Joshua Ives / Noble Eagle
Joshua Ives / Noble Eagle
Joshua Ives / Noble Eagle

Q: Your work notes give us a glimpse of your daily routine, and the use of poetry feels very reflective. Tell us a little more about life at the base in Farah.

The first note in the project is from a morning leader meeting, which captures the essence of everyday life on FOB quite well: can we use military assets to evacuate the Chief Justice in Farah; suffering from gunshot wound complications; what is the status of the medical incinerator; the team that replaces us starts arriving in five weeks; we have to have pizza tonight.

Pizza nights on Thursdays gave everyone a little taste of home and were a highlight. But it was always important not to become too familiar with your surroundings. Even in the relative safety of FOB, you should always be on guard and try not to fail your guard. For example, when I went for a walk on FOB, I always knew where the nearest ditch or berm or obstacle was if I was going to cover.

At times, it can be emotionally draining. One day we are holding photojournalism training for Afghan women who want to help shape the future of their country; the next day we visit an Afghan displacement camp where it is hard to imagine anyone having a marginally promising future. So the next day we triage and treat wounded and bloody Marines. And then the cycle would start all over again.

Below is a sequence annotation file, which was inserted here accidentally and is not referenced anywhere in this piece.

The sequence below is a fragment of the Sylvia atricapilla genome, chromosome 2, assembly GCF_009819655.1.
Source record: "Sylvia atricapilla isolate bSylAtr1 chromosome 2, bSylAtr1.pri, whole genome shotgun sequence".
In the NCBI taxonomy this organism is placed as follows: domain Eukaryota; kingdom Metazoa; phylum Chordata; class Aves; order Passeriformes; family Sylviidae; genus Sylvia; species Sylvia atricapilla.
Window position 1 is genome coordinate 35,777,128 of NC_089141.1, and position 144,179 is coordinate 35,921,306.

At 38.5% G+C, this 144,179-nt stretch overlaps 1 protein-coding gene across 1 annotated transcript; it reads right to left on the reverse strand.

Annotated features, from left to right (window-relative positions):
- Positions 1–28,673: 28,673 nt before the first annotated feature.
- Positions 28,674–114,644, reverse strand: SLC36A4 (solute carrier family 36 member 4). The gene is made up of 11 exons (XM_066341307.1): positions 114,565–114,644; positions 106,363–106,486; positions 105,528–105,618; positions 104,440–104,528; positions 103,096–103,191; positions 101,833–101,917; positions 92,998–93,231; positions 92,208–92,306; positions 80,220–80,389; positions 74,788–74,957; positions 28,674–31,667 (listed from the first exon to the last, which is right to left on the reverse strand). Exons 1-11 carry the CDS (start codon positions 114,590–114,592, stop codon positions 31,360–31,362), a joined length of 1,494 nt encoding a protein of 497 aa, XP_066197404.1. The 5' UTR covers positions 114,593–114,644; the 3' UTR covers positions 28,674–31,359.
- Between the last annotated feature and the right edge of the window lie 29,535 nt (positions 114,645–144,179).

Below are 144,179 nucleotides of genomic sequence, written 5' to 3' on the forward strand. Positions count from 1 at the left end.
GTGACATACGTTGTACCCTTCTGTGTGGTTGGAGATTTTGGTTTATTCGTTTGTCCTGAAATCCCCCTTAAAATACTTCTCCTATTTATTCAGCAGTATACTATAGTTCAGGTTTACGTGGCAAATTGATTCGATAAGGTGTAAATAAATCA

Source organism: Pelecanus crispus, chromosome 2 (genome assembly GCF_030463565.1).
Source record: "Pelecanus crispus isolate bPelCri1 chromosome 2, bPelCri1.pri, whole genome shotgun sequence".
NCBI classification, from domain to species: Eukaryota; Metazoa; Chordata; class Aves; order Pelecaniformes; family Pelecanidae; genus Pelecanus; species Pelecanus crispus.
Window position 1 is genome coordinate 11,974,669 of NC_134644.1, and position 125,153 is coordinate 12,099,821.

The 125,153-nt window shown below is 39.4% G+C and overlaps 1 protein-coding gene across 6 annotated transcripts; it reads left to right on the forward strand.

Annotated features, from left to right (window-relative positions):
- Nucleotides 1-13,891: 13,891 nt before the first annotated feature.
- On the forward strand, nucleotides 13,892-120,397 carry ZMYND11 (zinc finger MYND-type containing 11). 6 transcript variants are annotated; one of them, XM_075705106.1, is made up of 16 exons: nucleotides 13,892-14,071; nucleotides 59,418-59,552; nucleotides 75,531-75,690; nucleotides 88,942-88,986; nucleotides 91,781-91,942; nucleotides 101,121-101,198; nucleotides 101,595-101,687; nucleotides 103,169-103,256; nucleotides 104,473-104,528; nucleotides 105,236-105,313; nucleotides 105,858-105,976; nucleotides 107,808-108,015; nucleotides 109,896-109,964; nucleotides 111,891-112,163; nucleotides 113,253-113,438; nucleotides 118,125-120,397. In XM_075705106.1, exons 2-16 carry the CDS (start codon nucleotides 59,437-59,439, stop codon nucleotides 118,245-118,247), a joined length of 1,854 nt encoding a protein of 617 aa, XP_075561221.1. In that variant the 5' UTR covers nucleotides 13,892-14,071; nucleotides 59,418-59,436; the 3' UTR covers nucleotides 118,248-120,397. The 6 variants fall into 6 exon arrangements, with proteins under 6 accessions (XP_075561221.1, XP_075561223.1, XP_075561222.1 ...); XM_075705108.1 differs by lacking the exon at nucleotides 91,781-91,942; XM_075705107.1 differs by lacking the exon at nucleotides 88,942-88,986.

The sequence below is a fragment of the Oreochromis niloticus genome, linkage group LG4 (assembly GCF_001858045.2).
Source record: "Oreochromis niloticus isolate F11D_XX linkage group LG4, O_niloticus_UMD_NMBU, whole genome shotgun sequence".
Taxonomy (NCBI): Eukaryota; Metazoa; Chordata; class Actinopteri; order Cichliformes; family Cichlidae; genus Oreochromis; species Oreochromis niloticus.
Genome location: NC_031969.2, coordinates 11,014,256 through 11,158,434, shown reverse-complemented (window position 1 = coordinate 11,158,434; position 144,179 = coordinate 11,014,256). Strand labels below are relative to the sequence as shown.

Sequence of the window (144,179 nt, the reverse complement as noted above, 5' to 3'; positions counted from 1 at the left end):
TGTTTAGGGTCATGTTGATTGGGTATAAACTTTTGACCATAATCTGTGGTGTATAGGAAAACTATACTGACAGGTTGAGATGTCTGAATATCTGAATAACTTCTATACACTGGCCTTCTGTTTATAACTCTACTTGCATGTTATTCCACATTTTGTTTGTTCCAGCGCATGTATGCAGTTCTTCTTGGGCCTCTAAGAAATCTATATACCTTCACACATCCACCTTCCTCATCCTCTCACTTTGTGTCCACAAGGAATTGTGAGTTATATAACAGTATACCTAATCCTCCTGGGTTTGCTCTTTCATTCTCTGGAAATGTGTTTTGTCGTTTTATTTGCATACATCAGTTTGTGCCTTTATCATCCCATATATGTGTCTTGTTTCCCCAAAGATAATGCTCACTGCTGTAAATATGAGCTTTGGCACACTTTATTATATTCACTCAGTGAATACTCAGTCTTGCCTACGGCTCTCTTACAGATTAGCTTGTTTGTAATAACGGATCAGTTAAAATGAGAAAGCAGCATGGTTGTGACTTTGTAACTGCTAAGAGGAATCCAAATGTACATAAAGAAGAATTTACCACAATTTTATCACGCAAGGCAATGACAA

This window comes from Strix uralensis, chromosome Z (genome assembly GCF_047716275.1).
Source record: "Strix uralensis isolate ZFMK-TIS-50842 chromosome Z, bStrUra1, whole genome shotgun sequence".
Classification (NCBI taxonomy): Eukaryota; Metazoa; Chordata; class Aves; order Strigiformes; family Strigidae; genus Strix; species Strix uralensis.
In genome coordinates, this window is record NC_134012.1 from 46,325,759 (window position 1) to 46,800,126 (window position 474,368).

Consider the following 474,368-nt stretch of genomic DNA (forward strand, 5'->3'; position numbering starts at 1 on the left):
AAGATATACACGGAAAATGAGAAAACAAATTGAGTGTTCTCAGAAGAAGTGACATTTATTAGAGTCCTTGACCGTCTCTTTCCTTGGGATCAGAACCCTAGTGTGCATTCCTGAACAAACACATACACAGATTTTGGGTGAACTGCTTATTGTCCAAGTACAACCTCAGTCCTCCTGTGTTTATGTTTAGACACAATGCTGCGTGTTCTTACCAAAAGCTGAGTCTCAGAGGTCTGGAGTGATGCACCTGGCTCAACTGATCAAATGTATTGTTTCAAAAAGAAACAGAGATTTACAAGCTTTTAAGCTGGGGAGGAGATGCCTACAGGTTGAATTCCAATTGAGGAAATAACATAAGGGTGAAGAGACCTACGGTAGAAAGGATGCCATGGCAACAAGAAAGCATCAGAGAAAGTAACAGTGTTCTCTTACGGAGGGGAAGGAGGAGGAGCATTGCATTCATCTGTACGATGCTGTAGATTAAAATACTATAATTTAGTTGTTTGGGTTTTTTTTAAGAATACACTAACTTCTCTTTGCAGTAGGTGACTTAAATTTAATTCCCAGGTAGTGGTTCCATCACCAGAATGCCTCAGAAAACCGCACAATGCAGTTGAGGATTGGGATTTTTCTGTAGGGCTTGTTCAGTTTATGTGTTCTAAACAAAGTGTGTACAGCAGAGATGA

Joshua Ives / Noble Eagle
Joshua Ives / Noble Eagle

Question: Can you talk about a picture from the project that is very important to you?

A picture hanging by me shows the aftermath of treating the injured. I took it to the relief station after spending hours caring for several wounded Afghans – some of whom did not make it. When I went out, people were on their way to the food hall for dinner, going to the gym and just hanging out. I was struck by the reality that no one knew what we had just seen and done. It was just another day on FOB for everyone else.

At the time, it hit me hard that not everyone knows what’s going on in my world – and I do not know everything that’s going on in theirs. People are quietly taking up their own struggles every day, and not everyone from the outside knows about it. It’s something I think about a lot.

Joshua Ives / Noble Eagle
Joshua Ives / Noble Eagle

Q: The United States recently ended its engagement in Afghanistan. What feelings did you have when American troops withdrew?

I can not help but think of the bleak future that awaits so many young boys and girls in Afghanistan. That said, I also think we did a lot of good things and made a positive impact on many individual Afghan lives – so maybe they will be the ones fighting back and eventually making it their own.

I hope that one day the people of Afghanistan can know and experience peace throughout their country.

Joshua Ives / Noble Eagle
Joshua Ives / Noble Eagle
Joshua Ives / Noble Eagle
Joshua Ives / Noble Eagle
Joshua Ives / Noble Eagle
Joshua Ives / Noble Eagle

Joshua Ives recently completed a master’s degree in multimedia, photography and design from the SI Newhouse School of Public Communications at Syracuse University. He lives in Clinton, NY and works as a freelance photographer and photo study assistant. Follow him on Instagram @joshua_r_ives.